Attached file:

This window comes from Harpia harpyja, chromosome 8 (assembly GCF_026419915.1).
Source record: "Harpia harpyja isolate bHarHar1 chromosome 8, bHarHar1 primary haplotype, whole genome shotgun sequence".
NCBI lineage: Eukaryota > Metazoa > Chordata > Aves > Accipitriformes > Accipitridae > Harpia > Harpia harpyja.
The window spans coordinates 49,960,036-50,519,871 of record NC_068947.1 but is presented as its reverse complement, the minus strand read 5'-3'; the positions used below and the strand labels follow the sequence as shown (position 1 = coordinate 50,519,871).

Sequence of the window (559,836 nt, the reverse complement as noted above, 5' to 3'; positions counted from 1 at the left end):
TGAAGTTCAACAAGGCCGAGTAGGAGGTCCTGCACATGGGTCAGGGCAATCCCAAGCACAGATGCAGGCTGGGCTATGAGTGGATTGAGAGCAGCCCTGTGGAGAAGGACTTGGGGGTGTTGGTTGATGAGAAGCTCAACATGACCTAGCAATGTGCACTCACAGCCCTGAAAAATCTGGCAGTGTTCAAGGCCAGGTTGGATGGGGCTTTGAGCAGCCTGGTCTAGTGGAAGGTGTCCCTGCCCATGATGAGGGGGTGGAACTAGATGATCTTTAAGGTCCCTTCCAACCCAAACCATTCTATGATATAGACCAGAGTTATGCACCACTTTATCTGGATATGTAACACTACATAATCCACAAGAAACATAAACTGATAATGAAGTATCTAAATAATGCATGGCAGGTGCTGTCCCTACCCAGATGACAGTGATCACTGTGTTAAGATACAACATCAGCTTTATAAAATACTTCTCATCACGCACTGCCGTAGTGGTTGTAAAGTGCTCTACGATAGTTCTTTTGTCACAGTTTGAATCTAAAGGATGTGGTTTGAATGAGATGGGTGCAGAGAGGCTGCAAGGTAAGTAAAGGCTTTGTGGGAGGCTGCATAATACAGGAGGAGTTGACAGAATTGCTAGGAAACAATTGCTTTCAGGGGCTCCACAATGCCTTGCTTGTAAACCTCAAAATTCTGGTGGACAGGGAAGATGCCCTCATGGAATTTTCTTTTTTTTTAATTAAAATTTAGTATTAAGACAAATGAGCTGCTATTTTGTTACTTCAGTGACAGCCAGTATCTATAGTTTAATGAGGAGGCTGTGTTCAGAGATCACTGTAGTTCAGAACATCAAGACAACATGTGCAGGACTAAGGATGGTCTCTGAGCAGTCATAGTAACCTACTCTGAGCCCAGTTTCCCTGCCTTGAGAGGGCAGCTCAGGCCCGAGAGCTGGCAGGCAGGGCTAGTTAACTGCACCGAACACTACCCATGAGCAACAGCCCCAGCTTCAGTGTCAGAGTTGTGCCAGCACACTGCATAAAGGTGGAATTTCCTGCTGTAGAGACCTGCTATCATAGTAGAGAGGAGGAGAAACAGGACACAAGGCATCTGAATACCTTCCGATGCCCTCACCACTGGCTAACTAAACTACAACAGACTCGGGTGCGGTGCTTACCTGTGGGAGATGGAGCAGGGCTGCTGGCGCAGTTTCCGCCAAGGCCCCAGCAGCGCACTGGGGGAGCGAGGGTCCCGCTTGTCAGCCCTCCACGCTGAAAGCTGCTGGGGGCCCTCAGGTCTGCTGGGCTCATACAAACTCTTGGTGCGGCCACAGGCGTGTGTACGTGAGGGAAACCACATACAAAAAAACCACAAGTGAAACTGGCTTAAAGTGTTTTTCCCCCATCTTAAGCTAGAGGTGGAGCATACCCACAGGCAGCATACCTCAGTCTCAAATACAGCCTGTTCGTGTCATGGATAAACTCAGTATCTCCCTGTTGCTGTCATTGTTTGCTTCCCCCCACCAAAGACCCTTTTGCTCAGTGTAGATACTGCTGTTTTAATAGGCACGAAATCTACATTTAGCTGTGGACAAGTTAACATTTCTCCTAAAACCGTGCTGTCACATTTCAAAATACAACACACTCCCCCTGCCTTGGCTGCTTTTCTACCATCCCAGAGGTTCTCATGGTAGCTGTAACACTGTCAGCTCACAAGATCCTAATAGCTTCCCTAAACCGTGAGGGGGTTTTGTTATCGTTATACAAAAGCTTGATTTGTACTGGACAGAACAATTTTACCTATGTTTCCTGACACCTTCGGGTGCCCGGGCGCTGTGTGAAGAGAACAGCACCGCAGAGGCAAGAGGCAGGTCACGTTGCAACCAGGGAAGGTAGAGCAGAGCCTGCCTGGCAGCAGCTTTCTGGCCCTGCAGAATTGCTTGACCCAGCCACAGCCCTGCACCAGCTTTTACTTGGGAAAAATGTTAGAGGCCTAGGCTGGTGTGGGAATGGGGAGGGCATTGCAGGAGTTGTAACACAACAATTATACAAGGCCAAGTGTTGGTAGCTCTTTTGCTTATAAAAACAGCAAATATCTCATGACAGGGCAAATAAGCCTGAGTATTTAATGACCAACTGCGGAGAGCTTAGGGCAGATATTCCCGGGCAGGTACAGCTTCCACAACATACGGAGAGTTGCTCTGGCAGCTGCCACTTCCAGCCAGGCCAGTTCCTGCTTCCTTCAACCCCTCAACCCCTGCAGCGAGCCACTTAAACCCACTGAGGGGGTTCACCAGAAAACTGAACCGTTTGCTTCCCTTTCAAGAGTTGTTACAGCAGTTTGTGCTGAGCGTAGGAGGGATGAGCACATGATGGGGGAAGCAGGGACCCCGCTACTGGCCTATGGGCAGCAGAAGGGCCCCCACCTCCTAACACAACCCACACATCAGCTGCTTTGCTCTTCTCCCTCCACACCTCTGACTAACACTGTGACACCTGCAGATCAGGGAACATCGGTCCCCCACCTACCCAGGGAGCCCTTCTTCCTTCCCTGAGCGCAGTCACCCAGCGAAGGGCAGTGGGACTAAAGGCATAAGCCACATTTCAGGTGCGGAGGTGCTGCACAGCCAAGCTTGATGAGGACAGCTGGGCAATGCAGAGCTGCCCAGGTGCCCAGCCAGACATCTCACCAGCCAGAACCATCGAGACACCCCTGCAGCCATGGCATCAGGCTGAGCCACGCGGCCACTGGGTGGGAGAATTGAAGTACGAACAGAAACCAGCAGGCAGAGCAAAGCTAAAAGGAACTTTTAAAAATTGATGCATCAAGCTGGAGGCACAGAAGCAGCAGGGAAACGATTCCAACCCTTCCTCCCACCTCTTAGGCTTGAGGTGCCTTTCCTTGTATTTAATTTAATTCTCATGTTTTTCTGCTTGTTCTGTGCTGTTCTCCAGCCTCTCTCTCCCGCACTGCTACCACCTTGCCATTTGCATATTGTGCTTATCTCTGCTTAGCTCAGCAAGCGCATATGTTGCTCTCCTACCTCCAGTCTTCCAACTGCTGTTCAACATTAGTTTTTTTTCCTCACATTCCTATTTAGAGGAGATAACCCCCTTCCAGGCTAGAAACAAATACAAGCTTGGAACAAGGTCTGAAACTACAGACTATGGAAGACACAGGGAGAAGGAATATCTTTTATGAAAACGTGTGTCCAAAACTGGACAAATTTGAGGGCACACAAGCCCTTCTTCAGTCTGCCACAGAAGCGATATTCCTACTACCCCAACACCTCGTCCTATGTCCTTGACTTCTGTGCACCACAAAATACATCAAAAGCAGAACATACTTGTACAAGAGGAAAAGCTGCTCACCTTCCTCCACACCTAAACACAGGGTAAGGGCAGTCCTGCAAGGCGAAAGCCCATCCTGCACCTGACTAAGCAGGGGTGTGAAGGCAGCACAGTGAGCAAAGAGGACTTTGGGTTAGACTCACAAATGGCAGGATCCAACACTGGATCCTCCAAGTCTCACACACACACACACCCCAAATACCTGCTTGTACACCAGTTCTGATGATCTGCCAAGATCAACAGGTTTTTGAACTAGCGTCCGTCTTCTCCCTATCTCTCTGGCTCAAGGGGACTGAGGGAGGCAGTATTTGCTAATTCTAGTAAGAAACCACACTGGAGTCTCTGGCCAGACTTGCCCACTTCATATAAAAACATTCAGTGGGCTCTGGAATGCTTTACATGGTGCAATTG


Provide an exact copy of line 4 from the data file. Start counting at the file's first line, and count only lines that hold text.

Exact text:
The window spans coordinates 49,960,036-50,519,871 of record NC_068947.1 but is presented as its reverse complement, the minus strand read 5'-3'; the positions used below and the strand labels follow the sequence as shown (position 1 = coordinate 50,519,871).